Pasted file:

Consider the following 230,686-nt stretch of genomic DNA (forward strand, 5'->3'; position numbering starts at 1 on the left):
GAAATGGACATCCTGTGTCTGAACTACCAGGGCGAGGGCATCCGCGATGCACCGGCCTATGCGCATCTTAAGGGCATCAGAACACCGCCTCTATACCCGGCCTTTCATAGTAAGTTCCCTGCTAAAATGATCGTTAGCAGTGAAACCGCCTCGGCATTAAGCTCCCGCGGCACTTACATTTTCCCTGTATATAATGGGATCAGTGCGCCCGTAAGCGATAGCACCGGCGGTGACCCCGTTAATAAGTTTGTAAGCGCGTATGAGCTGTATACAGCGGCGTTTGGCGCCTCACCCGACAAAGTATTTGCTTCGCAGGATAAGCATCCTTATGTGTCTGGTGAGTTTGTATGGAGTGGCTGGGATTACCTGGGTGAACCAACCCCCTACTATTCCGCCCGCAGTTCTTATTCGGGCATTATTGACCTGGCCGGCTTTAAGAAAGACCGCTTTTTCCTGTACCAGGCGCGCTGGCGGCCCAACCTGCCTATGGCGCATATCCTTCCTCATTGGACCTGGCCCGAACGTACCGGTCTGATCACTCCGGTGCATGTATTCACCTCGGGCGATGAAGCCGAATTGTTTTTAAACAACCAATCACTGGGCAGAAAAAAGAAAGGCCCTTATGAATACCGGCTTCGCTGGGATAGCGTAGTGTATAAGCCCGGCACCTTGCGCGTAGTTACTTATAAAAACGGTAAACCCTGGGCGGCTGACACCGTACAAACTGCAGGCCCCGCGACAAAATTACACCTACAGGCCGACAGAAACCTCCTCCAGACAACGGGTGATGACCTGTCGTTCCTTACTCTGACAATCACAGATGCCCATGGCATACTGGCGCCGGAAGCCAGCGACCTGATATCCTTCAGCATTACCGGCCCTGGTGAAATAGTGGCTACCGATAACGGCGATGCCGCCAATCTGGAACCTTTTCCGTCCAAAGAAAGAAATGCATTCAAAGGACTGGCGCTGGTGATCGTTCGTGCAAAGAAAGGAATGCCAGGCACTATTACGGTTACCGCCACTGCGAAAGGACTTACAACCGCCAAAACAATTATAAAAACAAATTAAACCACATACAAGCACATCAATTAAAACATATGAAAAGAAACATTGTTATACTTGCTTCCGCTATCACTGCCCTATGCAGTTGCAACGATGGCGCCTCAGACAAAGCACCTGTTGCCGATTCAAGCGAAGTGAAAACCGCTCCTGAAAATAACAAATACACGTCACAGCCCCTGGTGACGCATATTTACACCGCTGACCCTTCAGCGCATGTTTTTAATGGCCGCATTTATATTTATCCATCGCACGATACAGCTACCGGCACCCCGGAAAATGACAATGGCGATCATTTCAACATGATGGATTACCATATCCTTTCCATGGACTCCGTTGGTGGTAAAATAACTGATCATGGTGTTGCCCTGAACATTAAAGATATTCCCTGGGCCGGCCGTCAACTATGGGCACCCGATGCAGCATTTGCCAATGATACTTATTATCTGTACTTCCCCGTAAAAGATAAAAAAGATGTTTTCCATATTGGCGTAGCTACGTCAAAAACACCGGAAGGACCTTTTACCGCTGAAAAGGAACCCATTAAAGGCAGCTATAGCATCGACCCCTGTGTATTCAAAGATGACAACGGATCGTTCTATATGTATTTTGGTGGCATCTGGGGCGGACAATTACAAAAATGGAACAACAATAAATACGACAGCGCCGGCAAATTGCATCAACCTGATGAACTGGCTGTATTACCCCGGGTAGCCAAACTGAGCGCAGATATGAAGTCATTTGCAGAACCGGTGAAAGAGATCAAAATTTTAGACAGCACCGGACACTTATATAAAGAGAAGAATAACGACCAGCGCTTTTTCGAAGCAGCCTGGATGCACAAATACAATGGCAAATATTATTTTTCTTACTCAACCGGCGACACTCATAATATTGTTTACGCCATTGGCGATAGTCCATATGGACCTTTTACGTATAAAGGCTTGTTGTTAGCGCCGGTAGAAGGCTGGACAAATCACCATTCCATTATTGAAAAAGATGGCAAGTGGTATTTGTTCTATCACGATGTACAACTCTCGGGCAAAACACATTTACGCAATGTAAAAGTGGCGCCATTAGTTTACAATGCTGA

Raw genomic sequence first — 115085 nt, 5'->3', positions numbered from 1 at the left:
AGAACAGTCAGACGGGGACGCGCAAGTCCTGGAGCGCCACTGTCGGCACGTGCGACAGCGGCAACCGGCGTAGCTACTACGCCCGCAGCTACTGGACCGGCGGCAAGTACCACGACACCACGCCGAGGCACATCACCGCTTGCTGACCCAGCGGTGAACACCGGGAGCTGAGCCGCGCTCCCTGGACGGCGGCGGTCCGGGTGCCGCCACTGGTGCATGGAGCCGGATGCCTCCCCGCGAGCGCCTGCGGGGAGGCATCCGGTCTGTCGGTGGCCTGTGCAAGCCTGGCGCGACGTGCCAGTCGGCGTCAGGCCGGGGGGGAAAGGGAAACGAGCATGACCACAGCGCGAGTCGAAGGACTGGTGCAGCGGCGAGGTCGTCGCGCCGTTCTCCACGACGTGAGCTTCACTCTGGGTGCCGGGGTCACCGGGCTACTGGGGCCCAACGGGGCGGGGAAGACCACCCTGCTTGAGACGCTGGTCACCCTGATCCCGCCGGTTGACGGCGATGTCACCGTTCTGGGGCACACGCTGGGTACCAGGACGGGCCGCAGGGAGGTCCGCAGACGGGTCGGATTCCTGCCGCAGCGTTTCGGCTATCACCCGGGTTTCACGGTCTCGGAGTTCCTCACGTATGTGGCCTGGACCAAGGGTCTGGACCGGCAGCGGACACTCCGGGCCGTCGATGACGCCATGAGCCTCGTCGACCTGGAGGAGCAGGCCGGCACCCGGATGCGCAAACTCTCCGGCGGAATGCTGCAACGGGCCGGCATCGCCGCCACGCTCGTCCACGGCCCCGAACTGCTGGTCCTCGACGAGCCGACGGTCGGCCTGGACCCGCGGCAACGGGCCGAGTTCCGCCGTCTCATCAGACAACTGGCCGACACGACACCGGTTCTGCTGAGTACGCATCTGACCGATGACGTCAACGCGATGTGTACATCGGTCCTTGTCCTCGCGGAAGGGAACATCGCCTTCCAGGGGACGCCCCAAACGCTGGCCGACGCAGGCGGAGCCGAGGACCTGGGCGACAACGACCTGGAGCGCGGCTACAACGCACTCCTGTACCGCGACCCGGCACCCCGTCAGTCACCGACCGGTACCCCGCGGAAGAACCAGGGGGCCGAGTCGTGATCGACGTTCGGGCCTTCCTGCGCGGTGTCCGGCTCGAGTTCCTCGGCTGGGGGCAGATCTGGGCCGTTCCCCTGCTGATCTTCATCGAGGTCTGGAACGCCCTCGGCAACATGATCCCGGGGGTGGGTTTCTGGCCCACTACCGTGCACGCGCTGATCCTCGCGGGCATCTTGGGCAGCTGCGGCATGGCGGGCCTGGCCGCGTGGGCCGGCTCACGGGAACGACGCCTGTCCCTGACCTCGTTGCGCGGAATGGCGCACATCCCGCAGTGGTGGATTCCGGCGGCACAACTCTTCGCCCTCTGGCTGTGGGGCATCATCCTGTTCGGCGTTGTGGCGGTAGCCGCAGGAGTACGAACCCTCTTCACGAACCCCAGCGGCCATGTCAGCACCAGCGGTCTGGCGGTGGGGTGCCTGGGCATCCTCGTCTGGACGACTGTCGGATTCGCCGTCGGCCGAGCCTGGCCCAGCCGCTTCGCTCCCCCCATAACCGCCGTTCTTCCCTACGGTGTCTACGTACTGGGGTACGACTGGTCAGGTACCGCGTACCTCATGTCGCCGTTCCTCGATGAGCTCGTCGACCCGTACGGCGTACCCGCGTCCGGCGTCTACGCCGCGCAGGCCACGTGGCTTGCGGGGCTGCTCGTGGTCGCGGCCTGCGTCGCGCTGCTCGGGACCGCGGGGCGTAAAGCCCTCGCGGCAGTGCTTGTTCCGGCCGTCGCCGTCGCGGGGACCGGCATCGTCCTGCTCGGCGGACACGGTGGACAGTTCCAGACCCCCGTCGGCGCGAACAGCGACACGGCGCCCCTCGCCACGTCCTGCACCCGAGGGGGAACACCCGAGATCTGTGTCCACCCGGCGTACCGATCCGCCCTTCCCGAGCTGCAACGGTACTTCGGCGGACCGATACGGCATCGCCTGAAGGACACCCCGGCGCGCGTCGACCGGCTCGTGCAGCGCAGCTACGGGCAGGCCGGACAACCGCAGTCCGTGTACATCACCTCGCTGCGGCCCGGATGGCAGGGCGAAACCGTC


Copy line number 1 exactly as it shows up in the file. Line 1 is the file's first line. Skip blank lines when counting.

Consider the following 230,686-nt stretch of genomic DNA (forward strand, 5'->3'; position numbering starts at 1 on the left):